In 2003, Laurie Anderson, one of today's premier performance artists, became NASA's first--and so far only--artist-in-residence, gaining access to space telescopes, the Johnson Space Center, and the Jet Propulsion Laboratory. Scale and time, as observed from the space agency's technological perspective, became paramount to her experience of the universe's vastness and the inspiration for her The End of the Moon project. At the DIA, Anderson reconsiders her NASA residency in a lecture format.

NASA began its art program in 1963. Approximately 250 artists have contributed to the agency's collection, including Robert Rauschenberg and Norman Rockwell. In explaining it's program, curator of the NASA collection Bertrram Ulrich said, "Art is what's left behind of history. It's a way to document something for future generations."

Anderson's lecture on Wednesday, February 16, is free and open to the public, however, a complimentary pass is needed to enter the 7 p.m. talk. To obtain a pass, go to http://laurieandersondia.eventbrite.com/ and click on the orange Register button.

Sponsored by Charlene Handleman in memory of David Handleman on behalf of Friends of Modern and Contemporary Art.

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Did You Know...

That between July and December 2010, four out of every five general admission visitors came from Wayne, Oakland, Macomb, and Washtenaw counties? During that same period, nine out of every ten general admissions, including members, were from the state of Michigan. An analysis of 30,000 zip codes shows that visitors came from all fifty states and the District of Columbia. The fewest number of out-of-state guests was one from North Dakota (Hawaii had four and Alaska six). After Michigan, the largest number of visitors came from California, Ohio, New York, Illinois, Florida, and Texas, in that order. The highest percentage of out-of-state ticket buyers was 19 percent in August, while the lowest was 11 percent in November.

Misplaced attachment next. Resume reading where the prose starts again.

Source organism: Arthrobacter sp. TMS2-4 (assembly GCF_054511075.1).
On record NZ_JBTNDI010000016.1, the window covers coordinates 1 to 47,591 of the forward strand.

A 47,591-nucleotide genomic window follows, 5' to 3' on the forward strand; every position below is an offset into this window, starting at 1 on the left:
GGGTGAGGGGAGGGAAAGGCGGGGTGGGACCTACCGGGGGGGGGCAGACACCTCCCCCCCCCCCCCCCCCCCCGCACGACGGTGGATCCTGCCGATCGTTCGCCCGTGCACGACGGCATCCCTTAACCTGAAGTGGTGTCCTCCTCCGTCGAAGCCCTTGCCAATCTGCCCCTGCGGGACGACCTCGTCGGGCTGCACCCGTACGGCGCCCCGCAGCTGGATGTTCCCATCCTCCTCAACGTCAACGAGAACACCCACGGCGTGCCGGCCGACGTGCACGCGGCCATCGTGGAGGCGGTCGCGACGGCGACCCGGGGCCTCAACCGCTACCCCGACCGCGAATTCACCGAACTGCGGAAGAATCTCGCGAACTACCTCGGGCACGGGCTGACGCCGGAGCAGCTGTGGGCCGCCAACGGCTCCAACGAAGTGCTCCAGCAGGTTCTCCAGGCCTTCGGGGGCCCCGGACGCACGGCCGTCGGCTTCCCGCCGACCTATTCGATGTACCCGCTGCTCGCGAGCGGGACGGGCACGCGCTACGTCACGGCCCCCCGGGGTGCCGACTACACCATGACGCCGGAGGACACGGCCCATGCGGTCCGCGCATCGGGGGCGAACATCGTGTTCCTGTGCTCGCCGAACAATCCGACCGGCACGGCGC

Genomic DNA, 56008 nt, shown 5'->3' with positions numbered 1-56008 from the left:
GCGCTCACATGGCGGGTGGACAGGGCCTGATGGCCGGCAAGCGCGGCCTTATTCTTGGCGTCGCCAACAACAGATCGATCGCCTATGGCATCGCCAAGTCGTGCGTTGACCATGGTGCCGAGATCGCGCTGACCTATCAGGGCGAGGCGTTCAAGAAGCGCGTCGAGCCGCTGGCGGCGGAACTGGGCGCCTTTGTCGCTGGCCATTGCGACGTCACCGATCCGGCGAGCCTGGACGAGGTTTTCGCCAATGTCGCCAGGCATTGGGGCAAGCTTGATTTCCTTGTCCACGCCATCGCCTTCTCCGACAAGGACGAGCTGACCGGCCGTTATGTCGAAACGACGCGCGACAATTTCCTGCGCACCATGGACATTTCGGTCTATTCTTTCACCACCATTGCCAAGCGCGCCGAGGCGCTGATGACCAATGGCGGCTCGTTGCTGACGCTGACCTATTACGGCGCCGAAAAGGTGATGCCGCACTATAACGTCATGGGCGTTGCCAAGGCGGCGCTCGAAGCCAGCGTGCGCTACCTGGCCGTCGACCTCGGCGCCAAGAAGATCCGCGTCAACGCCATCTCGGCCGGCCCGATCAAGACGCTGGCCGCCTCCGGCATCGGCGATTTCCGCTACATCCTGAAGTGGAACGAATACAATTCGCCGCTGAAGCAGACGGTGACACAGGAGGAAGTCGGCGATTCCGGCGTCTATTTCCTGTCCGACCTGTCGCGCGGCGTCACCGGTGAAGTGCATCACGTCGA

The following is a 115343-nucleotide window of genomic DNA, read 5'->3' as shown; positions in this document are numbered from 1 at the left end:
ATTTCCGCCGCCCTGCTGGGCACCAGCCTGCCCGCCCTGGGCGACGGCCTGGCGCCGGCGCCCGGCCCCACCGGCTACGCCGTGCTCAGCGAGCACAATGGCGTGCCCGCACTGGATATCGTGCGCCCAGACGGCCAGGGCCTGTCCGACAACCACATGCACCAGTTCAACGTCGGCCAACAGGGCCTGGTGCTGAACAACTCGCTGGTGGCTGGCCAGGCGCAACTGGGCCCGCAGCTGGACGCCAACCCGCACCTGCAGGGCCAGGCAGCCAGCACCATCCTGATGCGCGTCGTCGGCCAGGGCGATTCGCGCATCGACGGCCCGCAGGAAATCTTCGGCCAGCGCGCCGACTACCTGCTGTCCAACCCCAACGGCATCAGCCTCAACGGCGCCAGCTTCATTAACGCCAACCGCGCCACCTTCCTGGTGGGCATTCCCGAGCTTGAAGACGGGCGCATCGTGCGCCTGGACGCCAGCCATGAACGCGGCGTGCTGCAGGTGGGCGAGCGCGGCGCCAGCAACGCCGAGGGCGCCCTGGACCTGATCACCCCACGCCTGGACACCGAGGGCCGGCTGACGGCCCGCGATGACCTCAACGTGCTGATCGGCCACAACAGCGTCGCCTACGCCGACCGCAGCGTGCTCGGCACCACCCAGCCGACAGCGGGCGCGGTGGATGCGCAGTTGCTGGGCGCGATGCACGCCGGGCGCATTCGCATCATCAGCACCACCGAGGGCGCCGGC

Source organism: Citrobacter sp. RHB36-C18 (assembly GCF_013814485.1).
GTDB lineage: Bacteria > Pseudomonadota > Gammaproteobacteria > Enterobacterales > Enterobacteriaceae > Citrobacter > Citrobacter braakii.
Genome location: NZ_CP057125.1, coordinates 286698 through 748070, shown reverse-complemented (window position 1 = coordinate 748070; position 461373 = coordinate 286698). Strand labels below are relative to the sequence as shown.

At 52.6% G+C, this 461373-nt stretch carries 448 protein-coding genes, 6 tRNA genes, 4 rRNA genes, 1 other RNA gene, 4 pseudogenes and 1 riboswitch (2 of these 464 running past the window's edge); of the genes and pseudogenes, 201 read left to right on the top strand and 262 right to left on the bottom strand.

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Tigers at the DIA

Detroit Tigers in Rivera Court 

The Detroit Tigers made the DIA one of the stops on their 2011 Winter Caravan Tour, an annual trip around the state prior to the start of spring training. Among the players who toured were Magglio Ordońez, Jhonny Peralta, Max Scherzer, Scott Sizemore, and Jose Valverde, along with general manager Dave Dombrowski and mascot Paws. After the gallery tour, which included commentary in Spanish by exhibition curator Salvator Salort-Pons, the group spent time in the DIA Lecture Hall answering questions from visitors, particularly the kids in attendance. At the end of the event, Dombrowski presented DIA Executive Vice President Annmarie Erickson with a Tiger jersey with DIA 125 on the back in honor of the museum's 125th anniversary. The Tigers were impressed with their visit and said they'd be back next year. Longtime Detroit News baseball writer Tom Gage summed it up on his blog, saying he "enjoyed the caravan stop at the Detroit Institute of Arts because the DIA itself is so enjoyable--and the people there are so helpful. Hadn't been there for a few years, but it won't be that long again."

Pitchers and catchers report February 13 in Lakeland, Fla., for the start of spring training.

For more photos of the Tigers at the DIA, click here.